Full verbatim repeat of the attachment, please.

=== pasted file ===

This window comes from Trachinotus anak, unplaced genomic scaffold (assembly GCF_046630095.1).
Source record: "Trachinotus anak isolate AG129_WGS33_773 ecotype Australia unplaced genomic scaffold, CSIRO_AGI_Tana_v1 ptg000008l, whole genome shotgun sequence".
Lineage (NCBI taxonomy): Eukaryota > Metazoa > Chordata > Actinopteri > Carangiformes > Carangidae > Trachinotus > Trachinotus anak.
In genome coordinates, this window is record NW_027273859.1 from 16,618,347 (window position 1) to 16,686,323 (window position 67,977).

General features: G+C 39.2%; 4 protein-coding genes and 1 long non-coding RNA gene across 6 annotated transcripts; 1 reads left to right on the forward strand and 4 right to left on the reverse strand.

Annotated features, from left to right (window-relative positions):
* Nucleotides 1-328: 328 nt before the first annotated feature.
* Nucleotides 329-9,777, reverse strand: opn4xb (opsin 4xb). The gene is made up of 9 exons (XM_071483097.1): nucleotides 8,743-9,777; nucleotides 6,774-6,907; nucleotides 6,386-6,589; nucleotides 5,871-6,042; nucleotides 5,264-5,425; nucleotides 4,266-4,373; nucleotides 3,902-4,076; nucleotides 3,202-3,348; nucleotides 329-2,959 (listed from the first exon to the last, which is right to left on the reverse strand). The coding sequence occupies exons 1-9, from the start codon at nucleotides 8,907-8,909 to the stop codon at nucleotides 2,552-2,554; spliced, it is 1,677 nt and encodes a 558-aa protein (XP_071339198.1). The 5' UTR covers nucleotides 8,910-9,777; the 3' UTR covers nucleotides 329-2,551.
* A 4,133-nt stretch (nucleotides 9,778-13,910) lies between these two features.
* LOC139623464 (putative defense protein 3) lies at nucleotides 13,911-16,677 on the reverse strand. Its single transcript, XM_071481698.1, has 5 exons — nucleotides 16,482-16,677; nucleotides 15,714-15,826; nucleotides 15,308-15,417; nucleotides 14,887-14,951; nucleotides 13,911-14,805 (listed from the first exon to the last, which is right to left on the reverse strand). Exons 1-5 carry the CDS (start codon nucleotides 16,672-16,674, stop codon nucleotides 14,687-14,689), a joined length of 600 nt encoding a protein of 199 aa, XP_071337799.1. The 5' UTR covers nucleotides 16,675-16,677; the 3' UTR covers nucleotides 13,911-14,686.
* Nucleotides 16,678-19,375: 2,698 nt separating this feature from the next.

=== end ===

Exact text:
This window comes from Trachinotus anak, unplaced genomic scaffold (assembly GCF_046630095.1).
Source record: "Trachinotus anak isolate AG129_WGS33_773 ecotype Australia unplaced genomic scaffold, CSIRO_AGI_Tana_v1 ptg000008l, whole genome shotgun sequence".
Lineage (NCBI taxonomy): Eukaryota > Metazoa > Chordata > Actinopteri > Carangiformes > Carangidae > Trachinotus > Trachinotus anak.
In genome coordinates, this window is record NW_027273859.1 from 16,618,347 (window position 1) to 16,686,323 (window position 67,977).

General features: G+C 39.2%; 4 protein-coding genes and 1 long non-coding RNA gene across 6 annotated transcripts; 1 reads left to right on the forward strand and 4 right to left on the reverse strand.

Annotated features, from left to right (window-relative positions):
* Nucleotides 1-328: 328 nt before the first annotated feature.
* Nucleotides 329-9,777, reverse strand: opn4xb (opsin 4xb). The gene is made up of 9 exons (XM_071483097.1): nucleotides 8,743-9,777; nucleotides 6,774-6,907; nucleotides 6,386-6,589; nucleotides 5,871-6,042; nucleotides 5,264-5,425; nucleotides 4,266-4,373; nucleotides 3,902-4,076; nucleotides 3,202-3,348; nucleotides 329-2,959 (listed from the first exon to the last, which is right to left on the reverse strand). The coding sequence occupies exons 1-9, from the start codon at nucleotides 8,907-8,909 to the stop codon at nucleotides 2,552-2,554; spliced, it is 1,677 nt and encodes a 558-aa protein (XP_071339198.1). The 5' UTR covers nucleotides 8,910-9,777; the 3' UTR covers nucleotides 329-2,551.
* A 4,133-nt stretch (nucleotides 9,778-13,910) lies between these two features.
* LOC139623464 (putative defense protein 3) lies at nucleotides 13,911-16,677 on the reverse strand. Its single transcript, XM_071481698.1, has 5 exons — nucleotides 16,482-16,677; nucleotides 15,714-15,826; nucleotides 15,308-15,417; nucleotides 14,887-14,951; nucleotides 13,911-14,805 (listed from the first exon to the last, which is right to left on the reverse strand). Exons 1-5 carry the CDS (start codon nucleotides 16,672-16,674, stop codon nucleotides 14,687-14,689), a joined length of 600 nt encoding a protein of 199 aa, XP_071337799.1. The 5' UTR covers nucleotides 16,675-16,677; the 3' UTR covers nucleotides 13,911-14,686.
* Nucleotides 16,678-19,375: 2,698 nt separating this feature from the next.